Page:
portrait series on the refugees who fled violence and poverty in their home countries and made the dangerous journey to germany during europe’s migrant crisis in 2015.
the portraits of individuals and their stories are a cross-section of migrantsfrom syria, iraq, afghanistan, and bangladesh. with europe facing the largest human migration since world war II, germany alone expects 1.5 million asylum seekers for 2015.
10 year-old Aziz Abdulhamad from Syria waits for a bus to temporary shelter for migrants at Munich Central Station. He is one of the many young children whos families have fled violence and unrest in their home countries and risked they lives on the trek to Germany to seek asylum.
Munich, Germany – City residents, members of the migrant community, and onlookers wait to for the newly arrived refugees to be processed and bused away at the temporary holding center at Munich Central Station
Marzia Haseli, from Ghazni, Afghanistan, currently resides in a temporary shelter for Migrants in Munich, Germany with her two daughters. They fled killings made by the Taliban in their home village. Her husband has been housed at a separate location and she doesn’t know why. “I don’t know when we can all be together,” she says, worrying about an uncertain future.
Najm Toumah, a 4th year university student left his studies in Allepo, Syria and fled to Germany where he hopes to one day continue his studies in economics. The journey with his brother took them only 11 days, whereas for others it has taken up to two months. He considers himself lucky and is “happy to stay anwhere there is peace.”
Munich, Germany – A migrant family huddles to stay warm at the holding center at Munich Central Station.
Oli Al-Thain and her one-year old son, Sanda, from Damascus, Syria arrive in Germany after traveling over one month and crossing six countries. She and her family paid over $200 per person to board a raft with 11 other people to first reach the E.U. through the Greek Islands. They recounted brutality and inhumane treatment in Macedonia where guards “tossed bread from above like we were animals.”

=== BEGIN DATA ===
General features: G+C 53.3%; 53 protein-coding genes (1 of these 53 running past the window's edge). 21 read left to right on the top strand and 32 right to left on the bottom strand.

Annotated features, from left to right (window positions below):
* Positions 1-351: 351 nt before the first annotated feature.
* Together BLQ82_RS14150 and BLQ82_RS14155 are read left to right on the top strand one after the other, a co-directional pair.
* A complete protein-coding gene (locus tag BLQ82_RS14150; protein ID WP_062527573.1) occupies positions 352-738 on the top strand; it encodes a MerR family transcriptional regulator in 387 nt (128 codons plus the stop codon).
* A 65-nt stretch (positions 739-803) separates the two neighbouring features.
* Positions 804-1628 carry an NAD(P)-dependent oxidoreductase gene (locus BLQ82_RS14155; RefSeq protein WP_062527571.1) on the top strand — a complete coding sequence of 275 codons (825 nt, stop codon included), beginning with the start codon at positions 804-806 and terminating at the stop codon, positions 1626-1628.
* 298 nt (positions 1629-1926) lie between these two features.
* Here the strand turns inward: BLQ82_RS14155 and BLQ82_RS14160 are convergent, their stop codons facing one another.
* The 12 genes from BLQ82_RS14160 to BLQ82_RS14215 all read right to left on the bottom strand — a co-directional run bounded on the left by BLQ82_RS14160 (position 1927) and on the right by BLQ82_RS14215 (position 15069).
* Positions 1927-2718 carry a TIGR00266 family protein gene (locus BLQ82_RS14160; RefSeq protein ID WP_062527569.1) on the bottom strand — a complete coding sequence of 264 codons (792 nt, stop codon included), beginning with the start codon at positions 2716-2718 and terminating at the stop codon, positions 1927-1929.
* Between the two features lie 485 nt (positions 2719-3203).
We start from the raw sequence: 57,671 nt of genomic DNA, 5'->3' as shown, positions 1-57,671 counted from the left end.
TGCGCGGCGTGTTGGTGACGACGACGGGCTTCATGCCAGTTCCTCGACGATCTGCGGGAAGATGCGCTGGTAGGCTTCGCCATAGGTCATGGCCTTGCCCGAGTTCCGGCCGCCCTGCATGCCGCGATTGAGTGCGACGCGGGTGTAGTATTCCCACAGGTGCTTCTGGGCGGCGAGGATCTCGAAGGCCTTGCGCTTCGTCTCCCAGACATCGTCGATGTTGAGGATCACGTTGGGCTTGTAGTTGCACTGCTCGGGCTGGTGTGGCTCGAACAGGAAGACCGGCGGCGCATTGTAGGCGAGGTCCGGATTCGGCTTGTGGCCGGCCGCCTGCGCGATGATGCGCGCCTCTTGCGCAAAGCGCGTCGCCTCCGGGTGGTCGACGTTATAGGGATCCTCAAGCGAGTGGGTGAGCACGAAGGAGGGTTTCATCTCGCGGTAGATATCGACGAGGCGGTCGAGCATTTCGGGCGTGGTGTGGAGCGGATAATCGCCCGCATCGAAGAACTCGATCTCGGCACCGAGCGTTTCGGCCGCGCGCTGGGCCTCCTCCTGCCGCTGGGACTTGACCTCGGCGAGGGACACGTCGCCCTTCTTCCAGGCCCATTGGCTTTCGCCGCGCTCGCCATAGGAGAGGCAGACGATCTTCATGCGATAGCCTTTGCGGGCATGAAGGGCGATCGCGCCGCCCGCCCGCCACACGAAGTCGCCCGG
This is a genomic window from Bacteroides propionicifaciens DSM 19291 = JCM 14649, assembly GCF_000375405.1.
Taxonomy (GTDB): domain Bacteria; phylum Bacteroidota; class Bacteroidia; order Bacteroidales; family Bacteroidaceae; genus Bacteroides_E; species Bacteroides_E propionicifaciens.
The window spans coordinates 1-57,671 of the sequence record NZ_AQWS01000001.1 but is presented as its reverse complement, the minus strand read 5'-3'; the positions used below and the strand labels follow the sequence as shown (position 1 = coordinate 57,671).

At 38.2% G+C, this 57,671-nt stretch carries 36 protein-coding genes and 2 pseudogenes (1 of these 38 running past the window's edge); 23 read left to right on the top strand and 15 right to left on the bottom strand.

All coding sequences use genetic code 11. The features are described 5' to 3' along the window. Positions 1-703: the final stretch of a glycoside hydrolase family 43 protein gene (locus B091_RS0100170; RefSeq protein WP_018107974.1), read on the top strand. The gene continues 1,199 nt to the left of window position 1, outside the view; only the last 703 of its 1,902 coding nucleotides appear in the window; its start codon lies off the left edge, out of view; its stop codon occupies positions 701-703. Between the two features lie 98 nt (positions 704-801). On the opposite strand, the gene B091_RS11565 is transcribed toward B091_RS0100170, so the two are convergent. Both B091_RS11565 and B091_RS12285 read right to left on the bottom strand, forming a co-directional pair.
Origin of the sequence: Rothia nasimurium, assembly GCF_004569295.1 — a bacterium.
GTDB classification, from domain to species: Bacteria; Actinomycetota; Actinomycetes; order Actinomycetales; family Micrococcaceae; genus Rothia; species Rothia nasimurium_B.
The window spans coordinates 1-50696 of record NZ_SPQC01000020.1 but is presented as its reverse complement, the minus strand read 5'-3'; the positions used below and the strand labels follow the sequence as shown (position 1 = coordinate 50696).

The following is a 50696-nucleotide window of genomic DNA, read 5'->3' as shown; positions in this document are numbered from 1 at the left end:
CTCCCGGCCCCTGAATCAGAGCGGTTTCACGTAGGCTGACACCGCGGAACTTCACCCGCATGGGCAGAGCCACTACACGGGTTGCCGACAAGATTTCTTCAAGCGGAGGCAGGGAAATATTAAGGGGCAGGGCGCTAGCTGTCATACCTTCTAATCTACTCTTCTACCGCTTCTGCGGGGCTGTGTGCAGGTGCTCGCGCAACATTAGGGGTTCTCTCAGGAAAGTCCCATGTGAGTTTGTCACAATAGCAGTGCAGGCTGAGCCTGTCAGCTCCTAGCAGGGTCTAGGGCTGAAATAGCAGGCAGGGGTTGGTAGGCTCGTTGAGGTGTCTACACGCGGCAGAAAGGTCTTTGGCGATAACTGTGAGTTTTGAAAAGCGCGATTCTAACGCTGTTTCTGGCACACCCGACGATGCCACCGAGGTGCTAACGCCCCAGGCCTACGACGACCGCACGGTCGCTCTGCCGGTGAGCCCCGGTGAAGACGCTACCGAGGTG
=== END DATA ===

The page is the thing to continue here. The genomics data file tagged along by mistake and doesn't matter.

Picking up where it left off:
Arjumia Chamlu from Habiganj, Bangladesh arrives in uncertainty at Munich Central Station in Germany. He seeks to start a new life in Germany, but worries about his ability to attain asylum after hearing that priority will be given to Syrian and Iraqi migrants.
Shayma Al-Hasnawi travelled through seven countries for over a month from Baghdad, Iraq to arrive in Germany with her three sons. The family of four spent $19,000 to make the journey and has no money left upon arrival in Germany.
Rafaat Al-Hasnawi, 9, (the youngest son of Shayna Al-Hasnawi) from Baghdad arrives in Germany with his mother and two brothers. His father still remains in Iraq until he can save enough money to make the trip himself. Rafaat’s father’s prioritiy was to send his wife and kids to safety first.
Mortza Safari and his two-year old son, Omid, arrive at Munich Central Station from Afghanistan. They hope to make it to Sweden where they bellieve their chances for asylum are the greatest. They hear that Germany will be primarly accepting Syrian refugees.
Heja Rashidali, 9, waits at a temporary holding station for newly arrived migrants at Munich Central Station. He and his family traveled over 2000 miles and made several dangerous border crossings to reach Germany. They do not know where they will end up with migrants being transported to various cities in Germany or potentially other countries in the E.U.
Munich, Germany – Migrant kids play as their familes at the Munich Central Station holding center for new arrived refugees.
Qais Khalifeh, 14, from Damascus, Syria left his parents and family and made the trek to Germany in 12 days. During this time he witnessed an Iraqi baby killed by accident at the Turkish border. After the horrific event and arduous journey, he is relieved and happy to be in Germany.
Zhara Ashori, 4 years old, from Ghazni, Afghanistan. She currently resides in temporary housing with her mother and two older sisters for migrants in Munich, Germany.The family worries about their future with no permanent home or formal schooling.
Zia Skhidad arrives in Germany with his wife and 3 kids from Mazar Sharif, Afghanistan. As a Hazaras minority, they fled sectarian violence from the Taliban after 13 people were killed in his village. His youngest child doesn’t know which country she is in.
Munich, Germany – Refugees eagerly huddle onto the bus after being processed at Munich Central Station. They are taking to temporary shelters in cities and towns throughout Germany, but are not told where beforhand.